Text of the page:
6 Juan Pablo Garza (Al Borde, Mara­caibo, Venezuela) For this exhibition, Garza, one of the founders of the dynamic new artist-run space Al Borde, carefully arranged washed-out photos and Polaroids drawn from family albums, darkroom trays painted in pastel tones, and a variety of discarded objects, from a friend’s unfinished painting to a tree branch. The result was a lyrical mise-en-scéne and a nuanced exploration of photography’s uses, its presence in our domestic lives, and its place in, or replacement of, memories.

Karel Martens, untitled, 2012, letterpress monoprint on archival card with printer marks, 5 3/4 x 8 1/4". From “Process 01: Joy.”

7 “Process 01: Joy” (P!, New York) Prem Krishnamurthy, the founder of this new gallery in New York’s Chinatown, is a graphic designer and curator; he also started the studio Project Projects with Adam Michaels, who has his own publishing projects. P!’s program is a mix of art and design and an investigation of communication’s uses and applications. Its inaugural exhibition this past fall focused on joy in work and included photography books by Chauncey Hare, monoprints by Karel Martens, and a “Volksboutique” project by Christine Hill inviting neighborhood businesses to bring in their handmade store signs and take versions newly designed by P! Critical, experimental, and participatory—the exhibition was less about joy than joyful itself.

8 Karin Schneider (Periférico Caracas; curated by Jesús Fuenmayor) In this solo exhibition, Schneider realized the full potential of community art, collaborating with residents of Caracas’s Barrio la Bombilla de Petare to set up a ceramic workshop that operated during gallery hours. A long shelf displayed the objects—from conventional vases to inventive sculptural forms, all in shades of blue—created by participants. One of the gallery walls was painted red, another yellow, while videos by the artist juxtaposed images of modernist urban planning and contemporary vernacular architecture. The primary colors did not simply reference a favorite modernist palette; these are also the colors of Venezuela’s flag, and the hues favored for the exteriors of the country’s slum dwellings.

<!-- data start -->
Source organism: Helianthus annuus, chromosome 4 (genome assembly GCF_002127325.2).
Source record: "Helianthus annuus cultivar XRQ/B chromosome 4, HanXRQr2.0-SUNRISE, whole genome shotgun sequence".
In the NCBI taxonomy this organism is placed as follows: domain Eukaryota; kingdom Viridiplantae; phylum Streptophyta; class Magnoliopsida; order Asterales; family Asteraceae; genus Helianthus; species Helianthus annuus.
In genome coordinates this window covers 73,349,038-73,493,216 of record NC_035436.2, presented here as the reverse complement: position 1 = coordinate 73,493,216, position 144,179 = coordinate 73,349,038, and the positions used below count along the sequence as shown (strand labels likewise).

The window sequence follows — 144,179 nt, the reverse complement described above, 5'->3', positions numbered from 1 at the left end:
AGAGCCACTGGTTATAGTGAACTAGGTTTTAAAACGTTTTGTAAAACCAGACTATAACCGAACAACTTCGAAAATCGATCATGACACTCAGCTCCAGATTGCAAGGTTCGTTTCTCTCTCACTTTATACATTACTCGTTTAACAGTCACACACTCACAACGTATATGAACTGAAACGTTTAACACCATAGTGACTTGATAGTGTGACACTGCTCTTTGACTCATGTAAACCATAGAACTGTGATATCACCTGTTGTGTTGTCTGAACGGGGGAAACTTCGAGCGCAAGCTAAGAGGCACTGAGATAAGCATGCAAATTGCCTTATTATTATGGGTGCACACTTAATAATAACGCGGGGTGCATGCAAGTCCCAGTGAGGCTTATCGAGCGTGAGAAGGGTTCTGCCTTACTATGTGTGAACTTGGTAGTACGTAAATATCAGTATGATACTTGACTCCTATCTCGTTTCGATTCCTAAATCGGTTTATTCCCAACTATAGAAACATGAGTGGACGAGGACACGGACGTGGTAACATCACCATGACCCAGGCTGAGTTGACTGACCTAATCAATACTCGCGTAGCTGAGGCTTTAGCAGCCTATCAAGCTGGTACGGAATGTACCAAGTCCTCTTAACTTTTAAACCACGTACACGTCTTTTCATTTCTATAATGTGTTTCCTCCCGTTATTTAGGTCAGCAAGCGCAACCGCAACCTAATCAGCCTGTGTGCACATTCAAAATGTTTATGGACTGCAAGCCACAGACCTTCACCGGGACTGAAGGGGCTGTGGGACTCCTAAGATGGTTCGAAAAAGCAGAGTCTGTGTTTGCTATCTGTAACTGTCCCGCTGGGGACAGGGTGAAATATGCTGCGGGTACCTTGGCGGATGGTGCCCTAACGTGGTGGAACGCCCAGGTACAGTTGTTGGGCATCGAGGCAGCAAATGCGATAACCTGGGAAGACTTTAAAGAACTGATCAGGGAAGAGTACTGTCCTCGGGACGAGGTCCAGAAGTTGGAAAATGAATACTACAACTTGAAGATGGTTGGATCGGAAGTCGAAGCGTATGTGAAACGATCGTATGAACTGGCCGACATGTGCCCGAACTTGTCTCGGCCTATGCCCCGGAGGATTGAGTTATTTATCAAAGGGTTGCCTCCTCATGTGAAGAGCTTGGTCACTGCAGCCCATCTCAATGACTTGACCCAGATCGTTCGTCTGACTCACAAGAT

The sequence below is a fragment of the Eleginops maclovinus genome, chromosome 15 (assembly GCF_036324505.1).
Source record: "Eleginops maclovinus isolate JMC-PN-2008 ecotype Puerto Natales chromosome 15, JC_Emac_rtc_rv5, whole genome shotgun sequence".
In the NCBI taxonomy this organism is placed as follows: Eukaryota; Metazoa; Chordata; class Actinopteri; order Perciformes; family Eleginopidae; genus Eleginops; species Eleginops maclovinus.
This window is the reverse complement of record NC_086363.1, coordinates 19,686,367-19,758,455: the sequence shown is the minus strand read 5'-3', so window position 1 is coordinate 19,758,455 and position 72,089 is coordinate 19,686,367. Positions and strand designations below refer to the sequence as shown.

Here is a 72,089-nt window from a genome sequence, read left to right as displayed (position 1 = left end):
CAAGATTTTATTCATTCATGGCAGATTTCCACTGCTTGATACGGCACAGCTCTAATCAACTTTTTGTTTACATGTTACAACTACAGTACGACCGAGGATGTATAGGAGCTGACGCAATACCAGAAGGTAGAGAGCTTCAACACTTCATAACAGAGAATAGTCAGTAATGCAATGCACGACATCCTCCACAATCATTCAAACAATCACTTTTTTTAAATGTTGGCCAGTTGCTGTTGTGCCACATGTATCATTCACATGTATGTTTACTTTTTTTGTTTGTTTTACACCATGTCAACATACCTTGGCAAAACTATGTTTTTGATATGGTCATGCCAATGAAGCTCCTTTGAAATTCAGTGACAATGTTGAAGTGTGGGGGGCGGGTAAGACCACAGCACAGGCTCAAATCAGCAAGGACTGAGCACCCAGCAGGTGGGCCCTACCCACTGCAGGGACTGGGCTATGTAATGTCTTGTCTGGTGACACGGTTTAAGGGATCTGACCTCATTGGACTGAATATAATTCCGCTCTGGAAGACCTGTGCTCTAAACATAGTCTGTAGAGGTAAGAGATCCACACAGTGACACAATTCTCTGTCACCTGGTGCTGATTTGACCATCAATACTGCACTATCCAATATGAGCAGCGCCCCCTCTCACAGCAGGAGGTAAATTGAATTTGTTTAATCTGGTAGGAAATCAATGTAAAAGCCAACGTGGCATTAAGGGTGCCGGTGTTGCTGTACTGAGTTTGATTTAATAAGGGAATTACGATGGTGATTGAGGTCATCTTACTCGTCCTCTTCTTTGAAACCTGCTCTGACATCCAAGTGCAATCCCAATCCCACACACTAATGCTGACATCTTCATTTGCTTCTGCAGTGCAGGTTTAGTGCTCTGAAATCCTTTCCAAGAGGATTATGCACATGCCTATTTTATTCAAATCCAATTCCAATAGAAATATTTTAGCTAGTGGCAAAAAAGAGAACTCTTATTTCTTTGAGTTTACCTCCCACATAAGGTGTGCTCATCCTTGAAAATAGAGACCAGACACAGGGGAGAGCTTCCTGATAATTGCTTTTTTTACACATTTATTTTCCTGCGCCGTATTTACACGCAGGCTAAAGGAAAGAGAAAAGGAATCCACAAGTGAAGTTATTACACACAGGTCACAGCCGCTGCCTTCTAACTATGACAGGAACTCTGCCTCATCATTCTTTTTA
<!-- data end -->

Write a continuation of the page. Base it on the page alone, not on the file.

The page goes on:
9 “Yanomami Ethnografica: The Baumgarten/Sugai Collection” (Museum Folkwang, Essen, Germany; curated by Lothar Baumgarten) Part of a wave of artists and filmmakers who, in the 1970s, left so-called modern civilization behind in a quest to explore traditional indigenous ways of life, Baumgarten spent two years living in the Amazon with the Yanomami. He bartered his possessions for those of his hosts, eventually amassing more than one thousand objects, which have been donated to the Museum Folkwang Foundation. Curating the first exhibition of his extraordinary collection, Baumgarten used his own photography and sound works, rather than traditional didactic texts or labels, to contextualize and complement the objects. His decisions exemplified the kind of sensitivity capable of overriding the romantic exoticism that has often inflected such ethnographic enterprises.

10 Terry Smith, Thinking Contemporary Curating (Independent Curators International) Smith, an Australian art historian, productively historicizes the concept of “contemporaneity” and charts the multitudinous activities and theoretical programs by which curators now seek to “become contemporary.” Along the way, he argues that curatorial innovation requires the development of formats that are “highly specific to this present” and asserts that curators now must “unmask uncritical, unhistorical, art market ideas such as ‘the contemporary’ and ‘Contemporary Art’ and replace them with ideas that speak from our actual contemporaneity.” I hope the rest of the series will offer similarly thoughtful polemics.

Sofía Hernández Chong Cuy is curator of contemporary art at the Colección Patricia Phelps de Cisneros and artistic director of the 9th Mercosul Biennial, opening on September 13, 2013, in Porto Alegre, Brazil. She lives in New York.